Sunday, September 30, 2012

12 Golden Rules for Tackling Picky Eaters

Ok, so these are our 12 Golden Rules. The things we know work, absolutely and without a doubt. It takes time and effort, that is for sure, and it may seem extensive (it kind of is) but it's easier to apply these rules than it is to have a picky eater for the next 18 years.
You are probably naturally implementing a bunch of these rules in your home as it is. And sometimes you won't be able to apply all 12 ALL THE TIME. Totally cool. Just knowing where to begin is all you need. Start by starting!

1. Model good behavior. Kids are more likely to eat the type of foods you are eating. If you are adventurous with food, they are more likely to mimic that behavior.

2. "No thank you bite," you don't have to eat it but you have to try it. This is a good method for older children that can be reasoned with. It pays in the long run to be focused on the effort made in trying something new. Give them incentive to try again later. It can take a child 7-12 times before they acquire the taste, but once they do it will feel like you won the super bowl.

3. Keep meals fun and free of anxiety. This can be a really difficult one for us parents. Tell stories, ask them about their day, sing songs, create meal time traditions and most of all be present with your little ones. This will create a lifetime of childhood memories and a real love of food. When a power struggle is created around meal times a negative association with food can develop.

4. Repetition is KEY. This is one of the most important rules. If you want your child to acquire the taste of a new food, try, try, try again! (In small, unthreatening portions, free of anxiety); persistence and patience is vital and pays off, often just when you think of giving up.

5. Talk about the food, how it tastes, smells, feels. Use all five senses. Create a curious and joyous sensory experience.

6. Try the same ingredients in different preparations. Broil, sauté, grill, bake, steam, mash, puree, dice, you get the idea. Changing the preparation transforms the texture and flavor. A chewy, sweet oven roasted tomato tastes different than a juicy, seedy raw tomato. Which textures do your kids like? In order to find out there often has to be culinary exploration.

7. Teach your kids to fill up on healthy stuff. Avoid the habit of serving unhealthy snacks after an unfinished meal (or before).

8. Teach them to listen to their bodies. Urging little ones to clean their plates is so tempting. We want them to have full bellies and panic often ensues if we think they haven't had enough. This is normal for us parents. But by letting them stop when they're done we teach them to listen to their bodies which prevents over eating in the long run.

9. Water and milk are the best options for kids - everything else in moderation. Juice is full of sugar and for picky eaters this often satisfies their appetite before meals and derails your attempts to keep them well nourished.

10. Cook together! Dub your child 'Kitchen Helper.' Children are more likely to try foods that they've had a hand in making.

11. Fresh non-processed ingredients are best. Junk food and processed foods have preservatives that are highly addictive and cause type 2 diabetes. Even if your child is picky and thin, it can be easy to assume that these processed foods won't have a long term affect. Food preferences begin early in life. Breaking this processed food addiction can be very difficult. It's not enough to have their bodies filled with food, these bodies need to be filled with nourishment. We know that fresh ingredients aren't as inexpensive and that being on a budget is tough. Use frozen foods and buy in bulk when possible. All processed and junk foods should be limited and used in moderation.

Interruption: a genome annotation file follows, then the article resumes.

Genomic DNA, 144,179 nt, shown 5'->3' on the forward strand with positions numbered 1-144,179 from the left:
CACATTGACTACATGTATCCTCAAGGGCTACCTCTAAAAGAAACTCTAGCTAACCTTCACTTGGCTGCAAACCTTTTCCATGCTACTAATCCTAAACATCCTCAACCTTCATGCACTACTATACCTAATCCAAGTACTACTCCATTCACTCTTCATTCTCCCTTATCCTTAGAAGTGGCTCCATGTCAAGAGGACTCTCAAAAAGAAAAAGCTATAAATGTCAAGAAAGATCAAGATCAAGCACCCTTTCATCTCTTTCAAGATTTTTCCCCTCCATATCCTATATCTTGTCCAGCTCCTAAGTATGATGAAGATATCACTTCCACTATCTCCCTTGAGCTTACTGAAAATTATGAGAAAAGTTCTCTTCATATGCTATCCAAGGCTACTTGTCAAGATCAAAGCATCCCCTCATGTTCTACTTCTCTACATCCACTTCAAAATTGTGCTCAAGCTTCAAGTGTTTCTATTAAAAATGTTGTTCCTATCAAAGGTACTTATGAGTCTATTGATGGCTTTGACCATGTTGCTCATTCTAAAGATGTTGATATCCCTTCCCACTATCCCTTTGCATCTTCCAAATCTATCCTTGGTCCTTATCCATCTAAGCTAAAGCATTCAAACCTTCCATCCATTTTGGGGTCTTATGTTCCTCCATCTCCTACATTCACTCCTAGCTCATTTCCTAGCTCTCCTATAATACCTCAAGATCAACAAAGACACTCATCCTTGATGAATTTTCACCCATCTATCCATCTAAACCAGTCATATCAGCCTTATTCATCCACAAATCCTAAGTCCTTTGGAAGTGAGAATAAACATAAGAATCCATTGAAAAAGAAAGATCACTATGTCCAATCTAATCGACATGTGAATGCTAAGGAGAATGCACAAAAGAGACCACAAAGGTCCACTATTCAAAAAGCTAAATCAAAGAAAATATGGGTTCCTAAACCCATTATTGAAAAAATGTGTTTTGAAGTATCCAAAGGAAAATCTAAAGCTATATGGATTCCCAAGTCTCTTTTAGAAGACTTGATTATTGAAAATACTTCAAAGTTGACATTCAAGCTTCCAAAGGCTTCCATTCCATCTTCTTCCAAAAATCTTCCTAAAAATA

12. Not a punishment nor a prize. "If you eat all your broccoli, I'll give you ice cream." We've ALL used this trick. It's a hard one to pass up. Recent scientific studies have shown that rewarding children this way will zap their motivation to maintain those healthy choices in the long run. Plus, this method teaches kids that some foods are good (ice cream) and some foods are bad (broccoli). We're not saying to not give your kids ice cream, we're saying avoid the bribes.

Genius Mom Idea



You know when you are out and you just see some really put together mom with a great idea? Saw some genius mom slice open an avocado and start to spoon it out to her toddler at a park bench. It looked GOOD! But the genius was in the way she sliced the avocado, just the top so that she could hold it like a cup. Totally stealing that idea.

Do you guys have any genius mom ideas to share? We can't wait to hear!

Sudden Change in Appetite?



It's a knee jerk reaction to panic when your child suddenly stops eating as much as they used to. Our first thought; they need to be force fed! (Yeah, that one always works out). Truth is, your child's body might be telling you something. Often a sudden change in appetite can signal an oncoming cold or virus before other symptoms begin to show. Start filling up on fluids and offer plenty of fruit to help with hydration. In our experience, children are more open to eating fruit when feeling ill. Think jarred peaches, kiwis, mango, watermelon- sweet, succulent and juicy.

Quick Gluten Free Snack Ideas


We've been getting some questions about gluten free snack suggestions. Here are some of our favorites for your kiddies. Freeze dried strawberries from Trader Joes, traditional apples and bananas with peanut butter, rice crackers with hummus. All healthy, quick and delicious! Go to town!

Fruit Sculptures



 

Looking for something fun and creative to do? How about making some of these! Time in the kitchen together doesn't have to mean cooking. This may even get your kiddos to not only eat fruit but to try new varieties they've never tasted. Get creative with after school snacks!